Using the busy flag for the LCD is an interesting idea. I think the implementors of the original library avoided it because you can save a pin (I think) by tying the read / write flag to ground (or 5v?) rather than controlling it explicitly. I'd definitely like the library (and the rest of the core) to work at 20 MHz. Actually, if you find things in the Arduino core that don't work at 20 MHz, please let me know, as I'd like to support for that CPU speed. Patches are even better of course. For the moment, though, I'm not so concerned about the speed of the library, since we can only read text so fast anyway. But if it's a problem for people, we can certainly look into supporting the busy flag.
This approach was chosen so that buzzer operation would rely solely on timer1, but if you are serious about making this a standard library, it might make more sense to drive buzzer operation with the timer0 overflow interupt used for millis().- Ben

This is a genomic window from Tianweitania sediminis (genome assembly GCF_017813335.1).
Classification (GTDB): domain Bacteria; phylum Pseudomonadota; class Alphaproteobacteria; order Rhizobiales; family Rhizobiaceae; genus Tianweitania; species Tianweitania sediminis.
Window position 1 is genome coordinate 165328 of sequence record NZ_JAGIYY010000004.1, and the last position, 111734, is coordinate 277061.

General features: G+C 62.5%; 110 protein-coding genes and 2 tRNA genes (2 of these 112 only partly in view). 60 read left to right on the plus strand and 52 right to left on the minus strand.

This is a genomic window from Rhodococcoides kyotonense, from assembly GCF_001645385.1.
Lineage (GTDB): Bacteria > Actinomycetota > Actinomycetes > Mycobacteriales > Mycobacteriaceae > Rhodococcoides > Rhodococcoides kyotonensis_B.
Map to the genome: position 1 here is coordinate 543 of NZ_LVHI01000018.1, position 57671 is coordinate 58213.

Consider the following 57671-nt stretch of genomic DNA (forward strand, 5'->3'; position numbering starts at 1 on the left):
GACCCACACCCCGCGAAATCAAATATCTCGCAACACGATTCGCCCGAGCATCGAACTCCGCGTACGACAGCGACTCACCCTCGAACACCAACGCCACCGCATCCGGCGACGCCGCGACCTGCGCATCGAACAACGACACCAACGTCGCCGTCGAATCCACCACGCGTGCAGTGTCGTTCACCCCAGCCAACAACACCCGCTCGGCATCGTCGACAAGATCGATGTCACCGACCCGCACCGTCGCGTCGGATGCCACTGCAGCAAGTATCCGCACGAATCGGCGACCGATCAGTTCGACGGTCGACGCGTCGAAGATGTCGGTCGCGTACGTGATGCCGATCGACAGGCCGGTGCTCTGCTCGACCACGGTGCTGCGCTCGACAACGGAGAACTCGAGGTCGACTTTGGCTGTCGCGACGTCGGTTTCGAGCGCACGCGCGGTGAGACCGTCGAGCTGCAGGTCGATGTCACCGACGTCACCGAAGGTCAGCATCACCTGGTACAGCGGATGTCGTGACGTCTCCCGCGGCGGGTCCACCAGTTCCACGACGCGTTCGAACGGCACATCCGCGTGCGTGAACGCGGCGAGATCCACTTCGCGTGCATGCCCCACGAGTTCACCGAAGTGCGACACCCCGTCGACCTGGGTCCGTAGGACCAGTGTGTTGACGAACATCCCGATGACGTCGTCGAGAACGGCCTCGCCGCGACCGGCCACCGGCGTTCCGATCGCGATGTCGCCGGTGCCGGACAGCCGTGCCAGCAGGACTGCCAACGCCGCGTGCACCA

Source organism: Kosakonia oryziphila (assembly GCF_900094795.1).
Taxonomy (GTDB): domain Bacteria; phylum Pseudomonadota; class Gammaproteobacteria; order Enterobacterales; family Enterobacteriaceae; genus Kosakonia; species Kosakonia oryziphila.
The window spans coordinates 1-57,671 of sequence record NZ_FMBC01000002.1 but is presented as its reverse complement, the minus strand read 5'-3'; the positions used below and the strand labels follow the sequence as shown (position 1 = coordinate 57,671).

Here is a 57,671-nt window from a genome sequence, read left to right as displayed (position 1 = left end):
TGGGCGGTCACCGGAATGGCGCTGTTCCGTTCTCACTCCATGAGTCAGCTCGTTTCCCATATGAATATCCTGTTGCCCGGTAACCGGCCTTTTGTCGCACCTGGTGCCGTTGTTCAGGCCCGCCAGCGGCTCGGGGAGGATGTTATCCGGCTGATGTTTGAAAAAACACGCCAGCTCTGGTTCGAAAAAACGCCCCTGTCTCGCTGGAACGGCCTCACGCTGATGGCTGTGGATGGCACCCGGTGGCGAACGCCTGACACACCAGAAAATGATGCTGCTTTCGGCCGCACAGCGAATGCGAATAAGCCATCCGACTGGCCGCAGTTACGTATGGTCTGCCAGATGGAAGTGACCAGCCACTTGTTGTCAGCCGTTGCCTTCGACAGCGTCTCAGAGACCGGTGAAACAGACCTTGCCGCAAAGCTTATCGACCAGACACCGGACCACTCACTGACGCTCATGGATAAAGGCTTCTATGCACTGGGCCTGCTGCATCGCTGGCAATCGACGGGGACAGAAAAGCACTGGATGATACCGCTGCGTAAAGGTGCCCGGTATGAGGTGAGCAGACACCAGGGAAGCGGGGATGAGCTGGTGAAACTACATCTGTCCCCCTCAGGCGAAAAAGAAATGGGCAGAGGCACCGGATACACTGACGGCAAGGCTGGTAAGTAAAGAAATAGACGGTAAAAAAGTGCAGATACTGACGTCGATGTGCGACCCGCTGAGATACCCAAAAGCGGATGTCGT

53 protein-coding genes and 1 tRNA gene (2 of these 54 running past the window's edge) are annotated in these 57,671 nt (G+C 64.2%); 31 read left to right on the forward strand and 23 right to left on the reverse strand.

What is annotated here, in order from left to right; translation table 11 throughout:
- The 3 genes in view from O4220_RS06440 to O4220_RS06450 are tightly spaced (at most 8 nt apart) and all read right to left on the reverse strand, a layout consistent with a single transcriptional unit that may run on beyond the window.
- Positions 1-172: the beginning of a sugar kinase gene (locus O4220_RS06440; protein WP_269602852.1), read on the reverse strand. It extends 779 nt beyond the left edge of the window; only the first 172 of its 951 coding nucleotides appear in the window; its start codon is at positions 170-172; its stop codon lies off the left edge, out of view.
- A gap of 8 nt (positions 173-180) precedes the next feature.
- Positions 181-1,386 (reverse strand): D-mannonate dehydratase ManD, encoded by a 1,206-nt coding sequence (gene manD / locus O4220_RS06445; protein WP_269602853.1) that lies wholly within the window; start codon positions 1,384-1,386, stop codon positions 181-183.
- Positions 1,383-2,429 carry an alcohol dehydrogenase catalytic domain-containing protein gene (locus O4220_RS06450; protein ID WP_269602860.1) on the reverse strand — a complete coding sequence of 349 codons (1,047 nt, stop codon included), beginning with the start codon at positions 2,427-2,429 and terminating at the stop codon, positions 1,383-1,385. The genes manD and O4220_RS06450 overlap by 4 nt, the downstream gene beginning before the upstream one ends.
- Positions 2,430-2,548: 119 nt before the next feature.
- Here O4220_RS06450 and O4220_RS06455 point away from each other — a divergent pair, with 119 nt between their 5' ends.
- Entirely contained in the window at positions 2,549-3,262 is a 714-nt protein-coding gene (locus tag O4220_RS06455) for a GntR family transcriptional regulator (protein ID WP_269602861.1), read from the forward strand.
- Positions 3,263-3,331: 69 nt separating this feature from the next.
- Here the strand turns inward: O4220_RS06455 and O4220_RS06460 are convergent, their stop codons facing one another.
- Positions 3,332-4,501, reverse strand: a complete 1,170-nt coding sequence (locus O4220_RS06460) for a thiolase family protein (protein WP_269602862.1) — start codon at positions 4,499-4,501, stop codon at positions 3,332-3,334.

If you're bored and wanted to generalize it to any CPU speed (or at least 16 MHz and possibly 8 MHz), that would be awesome. Otherwise, I'll give it a shot. We need more people playing Bach with Arduino!
For the moment, though, I'm not so concerned about the speed of the library, since we can only read text so fast anyway. But if it's a problem for people, we can certainly look into supporting the busy flag.
We've been avoiding printf() and co. because the syntax is relatively complicated compared to the rest of the Arduino API. Also, they can take up significant program space (1.5 KB or so, if I remember right, which was a lot when we were using the ATmega8).
We just had a local robot competition today, and a few of us at Pololu made entries out of a new robot kit we are developing that is essentially a higher-voltage version of the Orangutan LV-168 layed out as a PCB chassis. A few of us made ours using the Arduino IDE and the Orangutan Arduino libraries (it worked great and I was very happy with the experience), and a few of us used AVR Studio with C version of the same libraries. The allure of the new buzzer library was so strong that one person had his robot playing Bach's Fugue as it did its line-following and maze-solving, and another had his line-follower speed synchronized to a Hungarian Rhapsody.
The following picture shows a piezo buzzer playing a melody from program memory.
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